State v. Solomon, Marion App. No. 9-03-58, 2004-Ohio-2795 -- Intimidation and retaliation are not allied offenses of similar import.
State v. Morris, Monroe App. No. 02 MO 12, 2004-Ohio-6810 -- To sustain a retaliation conviction, it is not necessary to prove the victim was a witness in a public proceeding or before a grand jury. Oral and written statements to law enforcement identifying the defendant as the stooge's fence were sufficient.
State v. Wyant (1994), 68 Ohio St. 3d 162 -- Syllabus: "R.C. 2927.12, the Ohio Ethnic Intimidation Act, is constitutional under the United States and Ohio Constitutions. (Wisconsin v. Mitchell [1993], 508 U.S. 476, 112 S.Ct. 2194, 124 L.Ed. 2d 436, followed; State v. Wyant [1992], 64 Ohio St. 3d 566, 597 N.E. 2d 450, vacated.)" Also see State ex rel Heck v. Kessler (1995), 72 Ohio St. 3d 98.
State v. Crider (1984), 21 Ohio App. 3d 268 -- For purposes of the intimidation of a crime victim or witness statute, R.C. 2921.03, a victim becomes a "witness" at the time of the original crime, regardless of whether a suspect has been identified or charges filed.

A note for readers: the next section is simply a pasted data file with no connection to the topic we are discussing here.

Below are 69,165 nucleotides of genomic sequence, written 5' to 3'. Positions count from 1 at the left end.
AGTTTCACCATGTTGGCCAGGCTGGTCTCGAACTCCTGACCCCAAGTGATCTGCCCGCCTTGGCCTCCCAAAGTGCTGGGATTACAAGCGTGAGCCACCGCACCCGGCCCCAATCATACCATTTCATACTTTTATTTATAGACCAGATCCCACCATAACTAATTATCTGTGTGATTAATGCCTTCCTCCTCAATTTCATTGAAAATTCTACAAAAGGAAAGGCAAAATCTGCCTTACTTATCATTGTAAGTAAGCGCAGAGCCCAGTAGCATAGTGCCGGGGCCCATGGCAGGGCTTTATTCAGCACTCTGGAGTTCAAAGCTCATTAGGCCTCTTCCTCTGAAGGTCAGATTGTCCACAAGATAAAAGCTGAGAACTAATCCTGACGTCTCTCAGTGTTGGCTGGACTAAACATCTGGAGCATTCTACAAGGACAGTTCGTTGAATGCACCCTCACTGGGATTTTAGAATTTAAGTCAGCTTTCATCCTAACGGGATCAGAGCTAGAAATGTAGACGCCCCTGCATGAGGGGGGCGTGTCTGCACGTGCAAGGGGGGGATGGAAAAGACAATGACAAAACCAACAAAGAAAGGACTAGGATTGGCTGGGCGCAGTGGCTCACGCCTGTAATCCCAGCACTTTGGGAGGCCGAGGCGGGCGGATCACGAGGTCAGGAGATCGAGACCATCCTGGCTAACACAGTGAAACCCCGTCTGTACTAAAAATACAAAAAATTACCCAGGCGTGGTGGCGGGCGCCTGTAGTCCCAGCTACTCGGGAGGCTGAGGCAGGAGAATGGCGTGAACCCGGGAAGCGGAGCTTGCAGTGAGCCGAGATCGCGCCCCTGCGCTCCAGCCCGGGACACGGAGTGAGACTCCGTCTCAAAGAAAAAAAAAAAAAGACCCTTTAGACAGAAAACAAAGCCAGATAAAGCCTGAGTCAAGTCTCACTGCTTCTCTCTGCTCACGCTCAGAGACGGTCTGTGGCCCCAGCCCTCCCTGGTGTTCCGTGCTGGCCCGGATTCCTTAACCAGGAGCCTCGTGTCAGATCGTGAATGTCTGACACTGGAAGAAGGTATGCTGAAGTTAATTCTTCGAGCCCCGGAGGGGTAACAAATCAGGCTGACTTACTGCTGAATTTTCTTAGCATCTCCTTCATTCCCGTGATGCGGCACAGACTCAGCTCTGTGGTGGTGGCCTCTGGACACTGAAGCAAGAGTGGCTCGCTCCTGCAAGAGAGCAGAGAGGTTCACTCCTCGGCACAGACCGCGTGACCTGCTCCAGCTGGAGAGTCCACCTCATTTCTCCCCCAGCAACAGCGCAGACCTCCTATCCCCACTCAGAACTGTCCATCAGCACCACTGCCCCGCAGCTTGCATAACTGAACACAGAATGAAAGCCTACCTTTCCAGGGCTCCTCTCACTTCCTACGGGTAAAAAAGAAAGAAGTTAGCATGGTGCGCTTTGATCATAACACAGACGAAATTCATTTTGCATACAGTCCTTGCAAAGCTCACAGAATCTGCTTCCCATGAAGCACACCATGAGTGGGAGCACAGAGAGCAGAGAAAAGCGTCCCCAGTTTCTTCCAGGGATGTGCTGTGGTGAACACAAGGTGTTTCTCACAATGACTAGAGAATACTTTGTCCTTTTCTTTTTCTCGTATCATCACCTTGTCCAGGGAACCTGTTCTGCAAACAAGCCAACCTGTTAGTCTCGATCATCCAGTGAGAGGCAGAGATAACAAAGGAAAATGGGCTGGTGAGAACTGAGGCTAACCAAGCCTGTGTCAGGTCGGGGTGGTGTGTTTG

State v. Troutman (1991), 71 Ohio App. 3d 755 -- Defendant berated Health Department septic tank inspector, accusing him of being a Peeping Tom after his daughter had complained of man looking in window. Intimidation conviction affirmed. See dissent for proper view of the evidence.
State v. Price (1990), 69 Ohio App. 3d 243 -- (1) Intimidation conviction affirmed where defendant mouthed off at parole officer who was present while he was booked after being arrested. (2) Though there was apparently a specification alleging a prior offense of violence, and sufficient proof presented on the specification, the court failed to make a finding. Consequently court may not impose an indefinite sentence until its finding is journalized. Remanded for this to be done.

Publishing Information

Published by Timothy E. Pierce
Copyright © Franklin County Public Defender and Timothy E. Pierce, 2015
Contents may not be duplicated without express permission.